Richard Boogaard inside a powerhouse

99.9999% Uptime

It might seem an innocuous detail: three or four nines after the decimal point. But in the data center world, that extra nine is critical.
Table of Contents

The Uptime Institute’s TIER Classification is an important international standard. TIER IV is the highest TIER level, requiring an uptime of 99.995%.

Since its creation, Smartdc Rotterdam has had an uptime of 99.9999%, and our data center in Heerlen even has 100% uptime. The difference between the minimum uptime required for TIER IV and the uptime of Smartdc Rotterdam is greater than it might appear: with an uptime of 99.995%, a data center has a downtime of 26 minutes a year.

The highest achievable uptime

Our customers expect the highest possible uptime. It’s not surprising when you consider that our data center controls traffic lights, regulates payment transactions, and hosts tens of thousands of workstations and webshops. If all these applications were offline for half an hour every year, the cost would be enormous, not to mention the safety risks.

The problem with downtime is that applications are not available and that data could be lost. If power unexpectedly goes off, servers shut down improperly, and files may become corrupt. Rebooting all the systems often takes much longer than the actual downtime because all files must first be checked for errors before the processes can restart.

Fully redundant

The only way to achieve excellent uptime is to implement all systems redundantly. We recently built a second powerhouse in our Rotterdam data center, so now every rack has an entirely separate A and B feed. The primary power supply is routed via the A feed, as shown in the diagram below.

The A feed was designed never to fail. A battery-powered UPS cluster ensures that the racks are powered without interruption if a power grid failure occurs. The generators start immediately, and the power supply takes over within seconds with no significant surges or drops.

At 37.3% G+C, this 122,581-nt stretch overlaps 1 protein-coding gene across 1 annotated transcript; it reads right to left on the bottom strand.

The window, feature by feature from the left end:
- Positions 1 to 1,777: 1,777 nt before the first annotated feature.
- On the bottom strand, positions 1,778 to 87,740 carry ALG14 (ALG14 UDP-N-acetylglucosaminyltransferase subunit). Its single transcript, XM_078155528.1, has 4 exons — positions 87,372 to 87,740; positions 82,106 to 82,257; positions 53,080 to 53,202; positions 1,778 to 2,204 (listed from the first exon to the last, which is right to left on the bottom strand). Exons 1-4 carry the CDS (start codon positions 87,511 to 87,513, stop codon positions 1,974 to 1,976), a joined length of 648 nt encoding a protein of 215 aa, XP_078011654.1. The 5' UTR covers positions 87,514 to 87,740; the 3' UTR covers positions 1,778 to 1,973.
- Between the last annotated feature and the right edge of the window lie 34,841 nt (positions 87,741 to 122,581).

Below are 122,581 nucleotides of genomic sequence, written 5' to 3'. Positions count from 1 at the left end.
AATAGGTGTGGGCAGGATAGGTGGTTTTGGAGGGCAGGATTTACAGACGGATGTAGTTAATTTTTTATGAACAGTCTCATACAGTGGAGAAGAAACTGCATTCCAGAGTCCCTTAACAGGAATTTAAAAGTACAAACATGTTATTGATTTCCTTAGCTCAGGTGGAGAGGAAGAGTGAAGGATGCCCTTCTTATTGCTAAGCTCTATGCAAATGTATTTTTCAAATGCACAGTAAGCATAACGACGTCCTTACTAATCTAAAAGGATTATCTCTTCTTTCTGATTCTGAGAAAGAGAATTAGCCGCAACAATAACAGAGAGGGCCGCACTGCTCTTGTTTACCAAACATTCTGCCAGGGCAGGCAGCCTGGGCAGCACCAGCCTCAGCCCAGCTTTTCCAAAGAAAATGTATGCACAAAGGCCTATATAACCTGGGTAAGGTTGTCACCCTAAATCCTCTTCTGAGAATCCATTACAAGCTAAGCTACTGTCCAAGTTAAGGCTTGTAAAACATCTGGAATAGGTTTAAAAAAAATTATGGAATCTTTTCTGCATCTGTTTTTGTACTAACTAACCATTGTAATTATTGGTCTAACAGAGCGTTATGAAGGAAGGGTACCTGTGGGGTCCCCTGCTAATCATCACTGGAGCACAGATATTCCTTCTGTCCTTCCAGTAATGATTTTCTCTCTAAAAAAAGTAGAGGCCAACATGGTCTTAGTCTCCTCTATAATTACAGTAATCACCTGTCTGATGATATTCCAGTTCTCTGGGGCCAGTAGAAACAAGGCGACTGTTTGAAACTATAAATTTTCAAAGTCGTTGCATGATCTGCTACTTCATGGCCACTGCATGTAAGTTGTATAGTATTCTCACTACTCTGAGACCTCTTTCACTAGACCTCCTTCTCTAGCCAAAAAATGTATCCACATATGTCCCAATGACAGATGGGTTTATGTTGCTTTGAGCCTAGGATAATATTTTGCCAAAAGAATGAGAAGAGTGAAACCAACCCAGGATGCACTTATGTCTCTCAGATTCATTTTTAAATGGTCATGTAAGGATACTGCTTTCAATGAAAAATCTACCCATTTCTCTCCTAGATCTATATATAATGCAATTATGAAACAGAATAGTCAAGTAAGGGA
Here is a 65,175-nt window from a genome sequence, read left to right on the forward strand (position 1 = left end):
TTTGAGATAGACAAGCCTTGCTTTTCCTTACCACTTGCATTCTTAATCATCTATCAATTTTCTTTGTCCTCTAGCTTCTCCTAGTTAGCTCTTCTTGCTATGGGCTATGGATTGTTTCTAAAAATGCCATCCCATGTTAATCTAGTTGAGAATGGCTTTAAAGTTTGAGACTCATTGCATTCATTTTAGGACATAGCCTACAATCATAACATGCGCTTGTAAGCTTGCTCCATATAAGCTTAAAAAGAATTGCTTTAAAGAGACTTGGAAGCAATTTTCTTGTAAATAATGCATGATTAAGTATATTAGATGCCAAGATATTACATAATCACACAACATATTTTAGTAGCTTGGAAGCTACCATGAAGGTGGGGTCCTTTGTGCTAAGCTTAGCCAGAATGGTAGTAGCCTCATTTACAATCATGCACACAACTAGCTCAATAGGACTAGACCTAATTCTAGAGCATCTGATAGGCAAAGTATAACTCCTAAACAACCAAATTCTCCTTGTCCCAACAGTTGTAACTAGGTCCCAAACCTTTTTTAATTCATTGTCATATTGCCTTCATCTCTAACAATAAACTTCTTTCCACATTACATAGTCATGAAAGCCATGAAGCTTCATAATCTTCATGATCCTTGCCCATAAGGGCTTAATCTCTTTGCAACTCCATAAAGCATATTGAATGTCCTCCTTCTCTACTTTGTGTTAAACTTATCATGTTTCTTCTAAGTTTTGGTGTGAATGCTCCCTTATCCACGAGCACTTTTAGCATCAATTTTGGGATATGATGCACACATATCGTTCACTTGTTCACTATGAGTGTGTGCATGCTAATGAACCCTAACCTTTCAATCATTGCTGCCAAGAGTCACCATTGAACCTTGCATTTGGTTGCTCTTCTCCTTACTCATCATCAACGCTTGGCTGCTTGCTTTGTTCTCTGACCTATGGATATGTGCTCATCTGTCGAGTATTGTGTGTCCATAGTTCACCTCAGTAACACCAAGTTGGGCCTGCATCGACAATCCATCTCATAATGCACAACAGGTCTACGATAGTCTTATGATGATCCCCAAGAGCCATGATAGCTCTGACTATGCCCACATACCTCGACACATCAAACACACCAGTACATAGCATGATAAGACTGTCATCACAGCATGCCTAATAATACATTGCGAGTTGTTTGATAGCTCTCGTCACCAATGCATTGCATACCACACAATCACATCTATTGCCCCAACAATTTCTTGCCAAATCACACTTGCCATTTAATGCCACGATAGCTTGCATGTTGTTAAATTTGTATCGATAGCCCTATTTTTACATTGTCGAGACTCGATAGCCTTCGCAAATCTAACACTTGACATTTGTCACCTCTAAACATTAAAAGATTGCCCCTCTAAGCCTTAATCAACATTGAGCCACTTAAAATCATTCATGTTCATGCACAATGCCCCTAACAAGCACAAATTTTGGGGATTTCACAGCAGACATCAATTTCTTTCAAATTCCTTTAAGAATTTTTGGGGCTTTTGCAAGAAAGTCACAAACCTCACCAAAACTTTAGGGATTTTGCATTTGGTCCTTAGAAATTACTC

The same extensive setup has been installed in duplicate with identical transformers, UPS clusters, and generators if something goes wrong. The B feed is a backup power supply with the same quality and performance as the A feed, and this setup is built with the Uptime Institute’s TIER IV standards as reference.

Data center power scheme
Share on email
Share on facebook
Share on twitter
Share on linkedin

Related blogs

Data Centers ensure connectivity in our digital society

Data Centers ensure connectivity in our digital society

These days we can’t imagine being without the internet. We use it for business apps, financial transactions, data sharing, gaming, online shopping, and much more. But how to stay online for all that?
Dedicated Server Hosting vs Colocation

Dedicated Server Hosting vs Colocation

All companies have different kinds of needs when it comes down to hosting. Colocation and dedicated servers are two types of services offered by a hosting provider.
Unplanned Downtime: Data Center vs. On Premise (part two)

Unplanned Downtime: Data Center vs. On Premise (part two)

As an organization, you want to experience as little downtime as possible to guarantee the continuity of business processes. How can you make sure that the downtime is kept to a minimum? The answer is simple: reduce the risks and prepare a plan B.